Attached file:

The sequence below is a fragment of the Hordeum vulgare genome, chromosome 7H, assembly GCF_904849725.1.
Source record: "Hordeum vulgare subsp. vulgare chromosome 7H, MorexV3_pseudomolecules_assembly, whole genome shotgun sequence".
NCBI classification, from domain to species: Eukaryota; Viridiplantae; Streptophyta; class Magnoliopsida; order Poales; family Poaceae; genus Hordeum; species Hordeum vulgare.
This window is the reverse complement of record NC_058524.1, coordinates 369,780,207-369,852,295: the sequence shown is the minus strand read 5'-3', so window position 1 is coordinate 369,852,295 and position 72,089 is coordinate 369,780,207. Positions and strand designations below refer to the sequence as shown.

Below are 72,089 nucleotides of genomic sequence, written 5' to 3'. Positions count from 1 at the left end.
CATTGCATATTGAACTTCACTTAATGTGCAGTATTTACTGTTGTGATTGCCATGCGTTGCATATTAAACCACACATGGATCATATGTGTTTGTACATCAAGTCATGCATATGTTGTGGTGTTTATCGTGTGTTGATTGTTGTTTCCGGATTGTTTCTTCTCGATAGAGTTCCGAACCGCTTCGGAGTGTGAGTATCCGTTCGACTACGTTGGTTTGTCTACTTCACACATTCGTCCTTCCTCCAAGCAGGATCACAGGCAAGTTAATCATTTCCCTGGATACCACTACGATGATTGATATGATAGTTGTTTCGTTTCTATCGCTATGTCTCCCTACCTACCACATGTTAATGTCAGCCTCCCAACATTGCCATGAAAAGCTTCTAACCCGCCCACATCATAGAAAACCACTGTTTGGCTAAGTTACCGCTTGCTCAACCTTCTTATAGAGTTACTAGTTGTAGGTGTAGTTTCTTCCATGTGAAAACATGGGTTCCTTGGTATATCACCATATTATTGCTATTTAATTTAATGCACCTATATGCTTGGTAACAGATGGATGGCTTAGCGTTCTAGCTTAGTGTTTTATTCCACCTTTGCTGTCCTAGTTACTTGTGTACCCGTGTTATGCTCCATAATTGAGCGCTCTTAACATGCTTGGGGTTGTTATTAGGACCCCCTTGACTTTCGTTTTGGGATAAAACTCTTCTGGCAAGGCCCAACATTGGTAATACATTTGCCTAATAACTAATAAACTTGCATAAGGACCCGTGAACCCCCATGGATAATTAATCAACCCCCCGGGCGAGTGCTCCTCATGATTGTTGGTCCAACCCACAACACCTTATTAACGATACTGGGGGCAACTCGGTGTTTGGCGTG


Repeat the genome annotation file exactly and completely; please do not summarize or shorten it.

The sequence below is a fragment of the Hordeum vulgare genome, chromosome 7H, assembly GCF_904849725.1.
Source record: "Hordeum vulgare subsp. vulgare chromosome 7H, MorexV3_pseudomolecules_assembly, whole genome shotgun sequence".
NCBI classification, from domain to species: Eukaryota; Viridiplantae; Streptophyta; class Magnoliopsida; order Poales; family Poaceae; genus Hordeum; species Hordeum vulgare.
This window is the reverse complement of record NC_058524.1, coordinates 369,780,207-369,852,295: the sequence shown is the minus strand read 5'-3', so window position 1 is coordinate 369,852,295 and position 72,089 is coordinate 369,780,207. Positions and strand designations below refer to the sequence as shown.

Below are 72,089 nucleotides of genomic sequence, written 5' to 3'. Positions count from 1 at the left end.
CATTGCATATTGAACTTCACTTAATGTGCAGTATTTACTGTTGTGATTGCCATGCGTTGCATATTAAACCACACATGGATCATATGTGTTTGTACATCAAGTCATGCATATGTTGTGGTGTTTATCGTGTGTTGATTGTTGTTTCCGGATTGTTTCTTCTCGATAGAGTTCCGAACCGCTTCGGAGTGTGAGTATCCGTTCGACTACGTTGGTTTGTCTACTTCACACATTCGTCCTTCCTCCAAGCAGGATCACAGGCAAGTTAATCATTTCCCTGGATACCACTACGATGATTGATATGATAGTTGTTTCGTTTCTATCGCTATGTCTCCCTACCTACCACATGTTAATGTCAGCCTCCCAACATTGCCATGAAAAGCTTCTAACCCGCCCACATCATAGAAAACCACTGTTTGGCTAAGTTACCGCTTGCTCAACCTTCTTATAGAGTTACTAGTTGTAGGTGTAGTTTCTTCCATGTGAAAACATGGGTTCCTTGGTATATCACCATATTATTGCTATTTAATTTAATGCACCTATATGCTTGGTAACAGATGGATGGCTTAGCGTTCTAGCTTAGTGTTTTATTCCACCTTTGCTGTCCTAGTTACTTGTGTACCCGTGTTATGCTCCATAATTGAGCGCTCTTAACATGCTTGGGGTTGTTATTAGGACCCCCTTGACTTTCGTTTTGGGATAAAACTCTTCTGGCAAGGCCCAACATTGGTAATACATTTGCCTAATAACTAATAAACTTGCATAAGGACCCGTGAACCCCCATGGATAATTAATCAACCCCCCGGGCGAGTGCTCCTCATGATTGTTGGTCCAACCCACAACACCTTATTAACGATACTGGGGGCAACTCGGTGTTTGGCGTG